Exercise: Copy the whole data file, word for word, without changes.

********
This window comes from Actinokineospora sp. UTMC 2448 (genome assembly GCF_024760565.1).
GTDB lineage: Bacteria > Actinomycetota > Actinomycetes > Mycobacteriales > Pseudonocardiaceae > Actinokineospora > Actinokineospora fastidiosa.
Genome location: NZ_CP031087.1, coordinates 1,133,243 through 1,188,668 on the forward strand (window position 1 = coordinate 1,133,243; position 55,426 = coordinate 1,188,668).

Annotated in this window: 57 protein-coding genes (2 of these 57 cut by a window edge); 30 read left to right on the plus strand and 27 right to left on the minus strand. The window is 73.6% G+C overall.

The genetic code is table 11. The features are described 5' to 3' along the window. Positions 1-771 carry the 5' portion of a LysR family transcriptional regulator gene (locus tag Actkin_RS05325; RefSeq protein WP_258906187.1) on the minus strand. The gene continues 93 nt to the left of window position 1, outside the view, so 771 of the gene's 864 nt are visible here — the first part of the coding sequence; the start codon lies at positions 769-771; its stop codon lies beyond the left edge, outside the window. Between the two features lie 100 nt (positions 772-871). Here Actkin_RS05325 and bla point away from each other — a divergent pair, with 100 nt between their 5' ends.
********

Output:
This window comes from Actinokineospora sp. UTMC 2448 (genome assembly GCF_024760565.1).
GTDB lineage: Bacteria > Actinomycetota > Actinomycetes > Mycobacteriales > Pseudonocardiaceae > Actinokineospora > Actinokineospora fastidiosa.
Genome location: NZ_CP031087.1, coordinates 1,133,243 through 1,188,668 on the forward strand (window position 1 = coordinate 1,133,243; position 55,426 = coordinate 1,188,668).

Annotated in this window: 57 protein-coding genes (2 of these 57 cut by a window edge); 30 read left to right on the plus strand and 27 right to left on the minus strand. The window is 73.6% G+C overall.

The genetic code is table 11. The features are described 5' to 3' along the window. Positions 1-771 carry the 5' portion of a LysR family transcriptional regulator gene (locus tag Actkin_RS05325; RefSeq protein WP_258906187.1) on the minus strand. The gene continues 93 nt to the left of window position 1, outside the view, so 771 of the gene's 864 nt are visible here — the first part of the coding sequence; the start codon lies at positions 769-771; its stop codon lies beyond the left edge, outside the window. Between the two features lie 100 nt (positions 772-871). Here Actkin_RS05325 and bla point away from each other — a divergent pair, with 100 nt between their 5' ends.